Global developments within the field of transitional justice Progress or regress Law School Public Seminar
Strathmore Law School in partnership with International Centre for Transitional Justice (ICTJ) was privileged to host a public lecture by Professor David Tolbert President ICTJ to shed light on the topic Global developments within the field of transitional justice Progress or regress at Strathmore University.
ICTJ has over the years established an authoritative presence in Kenya through its contribution in strengthening transitional justice efforts and providing knowledge and support to various key stakeholders in particular, members of the civil society. Human rights violations are a key concern and ICTJ helps to build civic trust in state institutions as protectors of human rights.
Transitional justice is a set of judicial and non-judicial measures that are employed by different countries to re-dress the legacies of massive human rights abuses; these measures include criminal prosecutions, truth commissions, reparations programs and other institutional reforms, said Prof Tolbert. He added that by trying to achieve accountability and redress for victims, transitional justice provides recognition of victims rights, promoting civic trust and strengthening the democratic rule of law.
The field of Transitional justice has evolved since the 1980s when it was used as a way of confronting massive human rights abuses without compromising the new political dispensations. Policy makers and academic peers appear to have taken note of the potential transitional justice holds in its ability to balance political transformation and justice demand.
In the past years, more than 40 countries have employed truth commissions as a transitional justice mechanism to account for past human rights abuses in an attempt to achieve remedies for victims. Tunisia is the most recent nation to establish a truth commission.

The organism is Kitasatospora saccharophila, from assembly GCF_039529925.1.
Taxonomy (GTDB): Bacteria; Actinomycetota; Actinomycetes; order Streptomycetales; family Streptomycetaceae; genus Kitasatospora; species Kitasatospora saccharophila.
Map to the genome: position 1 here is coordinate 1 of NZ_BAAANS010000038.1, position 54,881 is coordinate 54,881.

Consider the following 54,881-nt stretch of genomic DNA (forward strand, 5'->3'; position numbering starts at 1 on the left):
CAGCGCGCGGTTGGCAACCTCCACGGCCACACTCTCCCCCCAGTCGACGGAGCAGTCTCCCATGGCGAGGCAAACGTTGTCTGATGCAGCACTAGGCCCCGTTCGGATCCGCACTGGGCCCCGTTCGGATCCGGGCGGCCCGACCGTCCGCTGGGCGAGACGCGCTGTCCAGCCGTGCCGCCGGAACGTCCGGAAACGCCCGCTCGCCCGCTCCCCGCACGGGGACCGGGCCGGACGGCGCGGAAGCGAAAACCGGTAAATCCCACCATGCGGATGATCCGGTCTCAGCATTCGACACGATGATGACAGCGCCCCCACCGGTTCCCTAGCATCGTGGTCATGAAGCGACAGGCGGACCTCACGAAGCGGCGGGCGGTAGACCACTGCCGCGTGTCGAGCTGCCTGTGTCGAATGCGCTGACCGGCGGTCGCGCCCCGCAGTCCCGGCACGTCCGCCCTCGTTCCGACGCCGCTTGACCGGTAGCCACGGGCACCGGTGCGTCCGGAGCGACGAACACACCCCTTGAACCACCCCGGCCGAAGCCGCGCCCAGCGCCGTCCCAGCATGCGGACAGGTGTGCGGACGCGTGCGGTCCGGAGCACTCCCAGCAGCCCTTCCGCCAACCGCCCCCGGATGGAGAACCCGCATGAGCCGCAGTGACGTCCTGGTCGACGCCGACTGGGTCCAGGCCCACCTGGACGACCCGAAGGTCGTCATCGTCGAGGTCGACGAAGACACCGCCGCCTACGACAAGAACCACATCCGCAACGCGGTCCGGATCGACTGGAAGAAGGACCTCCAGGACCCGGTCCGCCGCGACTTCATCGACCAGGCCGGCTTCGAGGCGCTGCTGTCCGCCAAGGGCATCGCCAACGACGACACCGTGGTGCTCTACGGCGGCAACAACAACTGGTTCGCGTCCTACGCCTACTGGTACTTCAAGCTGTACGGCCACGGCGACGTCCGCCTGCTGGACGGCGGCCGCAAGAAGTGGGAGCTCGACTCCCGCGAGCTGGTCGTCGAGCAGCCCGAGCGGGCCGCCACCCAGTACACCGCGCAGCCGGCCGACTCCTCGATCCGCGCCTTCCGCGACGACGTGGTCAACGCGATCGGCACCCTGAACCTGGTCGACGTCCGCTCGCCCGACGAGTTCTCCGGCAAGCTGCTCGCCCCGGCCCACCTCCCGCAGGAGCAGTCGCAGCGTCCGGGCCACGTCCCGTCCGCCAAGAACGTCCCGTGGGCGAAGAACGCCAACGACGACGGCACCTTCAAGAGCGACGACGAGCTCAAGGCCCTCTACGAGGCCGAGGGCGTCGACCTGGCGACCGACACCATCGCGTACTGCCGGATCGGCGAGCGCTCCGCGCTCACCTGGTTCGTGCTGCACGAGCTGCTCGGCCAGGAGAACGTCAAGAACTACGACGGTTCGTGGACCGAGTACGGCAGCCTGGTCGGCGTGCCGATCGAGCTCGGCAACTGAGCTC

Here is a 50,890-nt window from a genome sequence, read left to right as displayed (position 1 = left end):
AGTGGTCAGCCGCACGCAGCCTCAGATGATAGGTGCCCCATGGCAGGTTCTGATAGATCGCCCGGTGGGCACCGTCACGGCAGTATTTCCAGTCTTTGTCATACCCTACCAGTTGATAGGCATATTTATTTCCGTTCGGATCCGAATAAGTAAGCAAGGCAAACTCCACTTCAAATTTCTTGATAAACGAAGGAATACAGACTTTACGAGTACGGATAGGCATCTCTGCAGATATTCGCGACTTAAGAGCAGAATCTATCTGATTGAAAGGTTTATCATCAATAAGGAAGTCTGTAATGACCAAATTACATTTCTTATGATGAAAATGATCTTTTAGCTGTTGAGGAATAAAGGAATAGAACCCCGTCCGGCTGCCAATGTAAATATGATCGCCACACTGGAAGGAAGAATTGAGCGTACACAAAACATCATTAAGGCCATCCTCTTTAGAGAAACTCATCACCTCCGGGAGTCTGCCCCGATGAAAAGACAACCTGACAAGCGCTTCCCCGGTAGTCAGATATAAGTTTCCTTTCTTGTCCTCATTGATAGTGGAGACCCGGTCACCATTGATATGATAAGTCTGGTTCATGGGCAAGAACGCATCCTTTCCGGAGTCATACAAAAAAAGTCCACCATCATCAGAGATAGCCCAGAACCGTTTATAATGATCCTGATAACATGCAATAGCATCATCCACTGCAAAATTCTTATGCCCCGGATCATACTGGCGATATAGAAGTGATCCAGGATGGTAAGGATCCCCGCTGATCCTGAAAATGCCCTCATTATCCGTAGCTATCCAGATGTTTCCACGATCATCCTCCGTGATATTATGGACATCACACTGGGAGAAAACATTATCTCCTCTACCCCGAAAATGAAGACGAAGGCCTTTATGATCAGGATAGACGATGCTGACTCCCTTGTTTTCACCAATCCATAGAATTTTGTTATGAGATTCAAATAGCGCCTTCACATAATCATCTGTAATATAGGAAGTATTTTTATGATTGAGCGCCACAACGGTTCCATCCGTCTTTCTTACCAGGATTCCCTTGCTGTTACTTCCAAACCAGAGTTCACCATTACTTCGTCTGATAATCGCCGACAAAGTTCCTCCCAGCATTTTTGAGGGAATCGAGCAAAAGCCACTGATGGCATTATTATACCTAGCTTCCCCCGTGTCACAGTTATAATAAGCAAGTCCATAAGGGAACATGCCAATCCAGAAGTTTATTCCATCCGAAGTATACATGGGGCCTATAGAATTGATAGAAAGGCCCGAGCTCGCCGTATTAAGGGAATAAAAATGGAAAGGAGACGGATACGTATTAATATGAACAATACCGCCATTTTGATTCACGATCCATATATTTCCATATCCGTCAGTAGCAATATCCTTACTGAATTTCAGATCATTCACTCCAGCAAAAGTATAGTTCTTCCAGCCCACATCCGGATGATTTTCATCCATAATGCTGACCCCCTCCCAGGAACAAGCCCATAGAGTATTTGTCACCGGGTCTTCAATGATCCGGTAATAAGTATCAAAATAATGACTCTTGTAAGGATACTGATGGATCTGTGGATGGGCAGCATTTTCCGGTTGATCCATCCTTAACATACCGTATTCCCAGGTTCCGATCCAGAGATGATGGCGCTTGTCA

Three key questions were addressed during the seminar, these were;
- Are we seeing a devaluation of transitional justice process?
In the last 10 years, we have witnessed failures of truth commissions e.g. The DRC truth commission, the Liberian and Ivory Coast truth commissions all of which have been faced with serious challenges. The Kenya truth commission has also faced problems.
If truth is the oxygen of truth & justice processes, then a failure to achieve truth leaves serious difficulties.
- Truth seeking measures are we seeing devaluation of truth commissions?
Those pursuing truth justice are not maximizing their demands for rights. Unfortunately, the past decade has seen a devaluation of truth seeking. If truth seeking is the very corner stone of Truth Justice Processes then the devaluation of truth seeking puts the whole process in jeopardy.
- Criminal accountability and the impact of prosecuting mass or systematic crimes on societies- stability or instability?
The Kenyan case has presented a dichotomy between peace and justice, therefore in order to ensure peace is maintained, it is better to forego justice for the victims of PEV rather than open up old wounds that would lead to possible conflict. However, there is a growing understanding that one cannot have peace without justice since the roots of conflict have to be addressed.
In the session with Prof. Tolbert, issues around gender justice in police vetting process were also discussed whereby despite the vast documentation of sexual violence in the post-election crisis, to date, no individual has been convicted of a sex-crime committed during this period, nor have victims been compensated for harm they suffered. The Truth, Justice and Reconciliation Commission Report (2013) indicated gender based violence was a contributor of human rights violations in the country as an issue to be recognized in the discourse of national reconciliation.
In conclusion, Kenya remains in continuous conflict since independence and to suggest that the country moves on without addressing long term issues would be foolhardy.
In addressing a question on the role of education in transitional Justice, Prof. Tolbert cited that it was the most important factor as it allows the passing of justice from one generation to another.
A Q/A panel discussion was moderated by Mr. Gitari (ICTJ) with a team of very able panellists who included, Prof. Tolbert, Mr. Kanjama (Advocate of the High Court), Amrita Kapur (Senior Associate ICTJ) and Mr. Biegon (formerly in TJRC) before taking questions from the audience, the different panellists explained their different areas of expertise.
As a conclusion, Dr. Luis Franceschi, Dean Strathmore Law School thanked Prof. Tolbert for visiting Strathmore and being a part of the very insightful seminar.